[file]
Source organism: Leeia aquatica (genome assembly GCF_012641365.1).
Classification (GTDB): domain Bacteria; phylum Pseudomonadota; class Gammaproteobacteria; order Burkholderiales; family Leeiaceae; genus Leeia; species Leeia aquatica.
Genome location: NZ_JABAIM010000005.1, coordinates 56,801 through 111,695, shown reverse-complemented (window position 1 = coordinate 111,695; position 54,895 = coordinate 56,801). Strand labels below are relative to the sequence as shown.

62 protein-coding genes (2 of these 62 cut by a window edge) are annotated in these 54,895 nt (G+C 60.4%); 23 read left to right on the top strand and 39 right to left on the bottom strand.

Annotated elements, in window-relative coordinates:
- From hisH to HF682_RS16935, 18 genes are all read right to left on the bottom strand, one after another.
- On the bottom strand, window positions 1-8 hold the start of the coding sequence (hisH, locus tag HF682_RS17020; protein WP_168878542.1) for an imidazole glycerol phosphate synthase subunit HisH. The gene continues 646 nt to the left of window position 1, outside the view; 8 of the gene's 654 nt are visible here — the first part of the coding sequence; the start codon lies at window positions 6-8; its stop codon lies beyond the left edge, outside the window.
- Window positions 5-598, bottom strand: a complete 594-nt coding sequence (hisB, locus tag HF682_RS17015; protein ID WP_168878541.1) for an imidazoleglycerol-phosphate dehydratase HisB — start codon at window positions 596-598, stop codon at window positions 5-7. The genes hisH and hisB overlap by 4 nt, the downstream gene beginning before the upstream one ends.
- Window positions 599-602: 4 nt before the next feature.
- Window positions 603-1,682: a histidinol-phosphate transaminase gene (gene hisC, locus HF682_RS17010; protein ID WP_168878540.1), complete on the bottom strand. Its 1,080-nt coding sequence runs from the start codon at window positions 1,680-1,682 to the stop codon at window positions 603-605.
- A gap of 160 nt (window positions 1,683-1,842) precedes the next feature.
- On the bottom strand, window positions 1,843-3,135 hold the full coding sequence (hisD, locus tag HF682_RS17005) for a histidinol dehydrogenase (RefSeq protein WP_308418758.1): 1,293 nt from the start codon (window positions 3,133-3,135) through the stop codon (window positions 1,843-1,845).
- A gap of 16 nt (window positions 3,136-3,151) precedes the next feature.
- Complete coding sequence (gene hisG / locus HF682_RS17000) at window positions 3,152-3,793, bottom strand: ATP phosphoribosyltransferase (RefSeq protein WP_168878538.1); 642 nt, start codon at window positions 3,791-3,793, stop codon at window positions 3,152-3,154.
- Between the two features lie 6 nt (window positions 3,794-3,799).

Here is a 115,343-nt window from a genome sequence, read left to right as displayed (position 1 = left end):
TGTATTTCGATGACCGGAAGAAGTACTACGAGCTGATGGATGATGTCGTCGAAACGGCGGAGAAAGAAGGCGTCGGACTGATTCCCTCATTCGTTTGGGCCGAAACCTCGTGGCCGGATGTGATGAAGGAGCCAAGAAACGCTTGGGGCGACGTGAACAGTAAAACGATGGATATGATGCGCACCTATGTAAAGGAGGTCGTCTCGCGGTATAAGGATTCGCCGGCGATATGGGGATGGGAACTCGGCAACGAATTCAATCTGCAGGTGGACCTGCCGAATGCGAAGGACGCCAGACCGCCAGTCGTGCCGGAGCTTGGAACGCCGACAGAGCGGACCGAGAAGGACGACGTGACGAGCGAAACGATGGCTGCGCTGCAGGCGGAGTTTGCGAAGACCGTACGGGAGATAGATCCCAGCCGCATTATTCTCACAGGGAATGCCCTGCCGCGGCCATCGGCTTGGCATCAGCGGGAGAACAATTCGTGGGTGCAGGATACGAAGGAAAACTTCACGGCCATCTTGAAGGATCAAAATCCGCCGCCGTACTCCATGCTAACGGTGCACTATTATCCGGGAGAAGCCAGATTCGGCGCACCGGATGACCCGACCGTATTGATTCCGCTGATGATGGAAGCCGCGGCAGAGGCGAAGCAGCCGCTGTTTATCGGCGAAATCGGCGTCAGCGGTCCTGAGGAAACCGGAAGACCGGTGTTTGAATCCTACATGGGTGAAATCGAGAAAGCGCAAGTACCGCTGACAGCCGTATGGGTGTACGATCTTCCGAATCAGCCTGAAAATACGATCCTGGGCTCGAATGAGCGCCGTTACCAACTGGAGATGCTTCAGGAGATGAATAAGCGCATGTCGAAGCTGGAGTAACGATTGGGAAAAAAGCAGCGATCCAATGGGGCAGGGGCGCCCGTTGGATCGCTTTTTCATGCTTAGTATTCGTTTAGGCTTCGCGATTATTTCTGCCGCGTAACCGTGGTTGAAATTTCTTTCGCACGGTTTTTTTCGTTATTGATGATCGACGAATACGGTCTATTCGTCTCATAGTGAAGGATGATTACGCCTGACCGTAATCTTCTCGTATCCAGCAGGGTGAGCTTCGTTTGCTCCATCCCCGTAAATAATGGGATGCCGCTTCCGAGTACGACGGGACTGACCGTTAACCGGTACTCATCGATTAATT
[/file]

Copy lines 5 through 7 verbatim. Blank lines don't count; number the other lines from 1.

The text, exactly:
Annotated elements, in window-relative coordinates:
- From hisH to HF682_RS16935, 18 genes are all read right to left on the bottom strand, one after another.
- On the bottom strand, window positions 1-8 hold the start of the coding sequence (hisH, locus tag HF682_RS17020; protein WP_168878542.1) for an imidazole glycerol phosphate synthase subunit HisH. The gene continues 646 nt to the left of window position 1, outside the view; 8 of the gene's 654 nt are visible here — the first part of the coding sequence; the start codon lies at window positions 6-8; its stop codon lies beyond the left edge, outside the window.